Los Angeles, California - Governor Edmund G. Brown Jr. will deliver keynote remarks tomorrow in Los Angeles at the opening plenary session of the U.S.-China Climate Leaders Summit, the first official convening of U.S. and Chinese subnational leaders on climate change under the U.S.-China Climate Change Working Group.
The event is hosted by Los Angeles Mayor Eric Garcetti and will also feature keynote remarks from Vice President Joe Biden on Wednesday.
Tomorrow, Tuesday, September 15, 2015 9:00 AM PT at the JW Marriott L.A. Live, Diamond Ballroom, 900 W. Olympic Boulevard, Los Angeles.
As the clock ticks for national governments to reach a deal to reduce harmful emissions ahead of the conference in Paris, Governor Brown continues to focus on building and broadening collaboration amongst states and provinces, at the "subnational level." To that end, the Governor traveled to the Vatican in Italy and the Climate Summit of the Americas in Toronto, Canada in July to call on the world's cities, states and provinces to join California in the fight. At the summit, Quebec Premier Philippe Couillard signed the "Under 2 MOU," a first-of-its-kind agreement amongst states and provinces around the world to limit the increase in global average temperature to below 2 degrees Celsius - the warming threshold at which scientists say there will likely be catastrophic climate disruptions.
Since the agreement was first signed at a Sacramento ceremony in May, other states and provinces joined in June, July and September, with a total of 21 signatories in nine countries and four continents committing to action, collectively representing more than $5.4 trillion in GDP and 138 million people.
Earlier this year, Governor Brown issued an executive order to reduce greenhouse gas emissions in California 40 percent below 1990 levels by 2030 - the most ambitious target in North America and consistent with California's existing commitment to reduce emissions 80 percent under 1990 levels by 2050. The Under 2 MOU builds on other international climate change pacts with leaders from Mexico, China, North America, Japan, Israel and Peru. Governor Brown also helped convene hundreds of world-renowned researchers and scientists to issue a groundbreaking call to action - called the consensus statement - which translates key scientific climate findings from disparate fields into one unified document.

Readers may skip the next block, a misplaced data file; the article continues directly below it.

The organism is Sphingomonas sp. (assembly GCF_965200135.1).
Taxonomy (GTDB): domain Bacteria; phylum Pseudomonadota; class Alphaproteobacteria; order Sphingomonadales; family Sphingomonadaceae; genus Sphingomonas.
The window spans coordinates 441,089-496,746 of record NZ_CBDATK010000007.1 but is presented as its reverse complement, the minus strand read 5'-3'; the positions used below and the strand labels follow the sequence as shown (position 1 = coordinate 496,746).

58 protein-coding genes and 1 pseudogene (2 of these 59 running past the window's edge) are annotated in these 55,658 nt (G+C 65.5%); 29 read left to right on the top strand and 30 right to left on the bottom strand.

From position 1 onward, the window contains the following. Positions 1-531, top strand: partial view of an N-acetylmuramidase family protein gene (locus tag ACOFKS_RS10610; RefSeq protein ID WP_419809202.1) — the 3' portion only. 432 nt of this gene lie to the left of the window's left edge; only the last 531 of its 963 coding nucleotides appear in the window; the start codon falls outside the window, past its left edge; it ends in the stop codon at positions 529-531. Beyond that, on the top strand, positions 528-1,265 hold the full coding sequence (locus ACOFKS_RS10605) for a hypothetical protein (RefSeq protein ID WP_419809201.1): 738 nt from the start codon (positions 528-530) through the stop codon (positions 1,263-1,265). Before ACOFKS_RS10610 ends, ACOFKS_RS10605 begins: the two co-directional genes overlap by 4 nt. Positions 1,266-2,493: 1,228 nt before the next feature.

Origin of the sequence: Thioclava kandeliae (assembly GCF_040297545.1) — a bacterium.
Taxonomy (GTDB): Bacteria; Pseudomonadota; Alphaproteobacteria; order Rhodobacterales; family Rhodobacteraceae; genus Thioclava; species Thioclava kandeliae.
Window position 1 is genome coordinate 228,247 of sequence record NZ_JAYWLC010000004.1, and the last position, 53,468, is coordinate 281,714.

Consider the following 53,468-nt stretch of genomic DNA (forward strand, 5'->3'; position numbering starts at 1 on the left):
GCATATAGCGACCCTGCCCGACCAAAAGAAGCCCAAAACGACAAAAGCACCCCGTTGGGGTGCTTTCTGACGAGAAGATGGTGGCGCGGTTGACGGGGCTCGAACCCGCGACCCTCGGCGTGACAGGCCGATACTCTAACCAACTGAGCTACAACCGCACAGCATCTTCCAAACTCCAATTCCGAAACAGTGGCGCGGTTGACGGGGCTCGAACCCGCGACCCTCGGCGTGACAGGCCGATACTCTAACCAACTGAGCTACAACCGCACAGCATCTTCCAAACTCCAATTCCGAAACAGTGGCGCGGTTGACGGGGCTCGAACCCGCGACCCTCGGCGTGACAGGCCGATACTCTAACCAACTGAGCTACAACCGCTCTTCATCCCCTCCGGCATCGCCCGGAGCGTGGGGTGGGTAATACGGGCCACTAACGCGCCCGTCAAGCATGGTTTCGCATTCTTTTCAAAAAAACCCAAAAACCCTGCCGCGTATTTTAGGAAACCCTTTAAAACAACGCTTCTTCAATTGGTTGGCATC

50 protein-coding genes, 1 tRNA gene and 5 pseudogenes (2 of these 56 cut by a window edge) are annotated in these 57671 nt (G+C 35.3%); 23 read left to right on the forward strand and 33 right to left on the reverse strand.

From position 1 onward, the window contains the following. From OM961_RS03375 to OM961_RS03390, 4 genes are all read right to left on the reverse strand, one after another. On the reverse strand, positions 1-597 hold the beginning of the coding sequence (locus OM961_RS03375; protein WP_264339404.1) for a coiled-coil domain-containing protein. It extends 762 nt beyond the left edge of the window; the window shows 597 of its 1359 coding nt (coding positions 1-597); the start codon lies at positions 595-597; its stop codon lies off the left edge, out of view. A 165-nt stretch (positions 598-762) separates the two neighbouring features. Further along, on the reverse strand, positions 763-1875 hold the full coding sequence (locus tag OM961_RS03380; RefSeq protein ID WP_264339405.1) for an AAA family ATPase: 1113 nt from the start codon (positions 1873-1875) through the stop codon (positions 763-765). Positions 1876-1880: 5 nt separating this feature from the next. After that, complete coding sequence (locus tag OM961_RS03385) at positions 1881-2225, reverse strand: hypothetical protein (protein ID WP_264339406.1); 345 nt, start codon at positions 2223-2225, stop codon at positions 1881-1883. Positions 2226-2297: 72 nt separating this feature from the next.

In his inaugural address this year, Governor Brown announced that within the next 15 years, California will increase from one-third to 50 percent the electricity derived from renewable sources; reduce today's petroleum use in cars and trucks by up to 50 percent; double the efficiency savings from existing buildings and make heating fuels cleaner; reduce the release of methane, black carbon and other potent pollutants across industries; and manage farm and rangelands, forests and wetlands so they can store carbon. The impacts of climate change are already being felt in California and will disproportionately impact the state's most vulnerable populations.
Significant diplomatic and business exchanges between California and China over the past two years include a climate change agreement with China's National Development and Reform Commission, the Trade and Investment Mission to China, the opening of the California-China Office of Trade and Investment in Shanghai and a meeting with China's President Xi Jinping.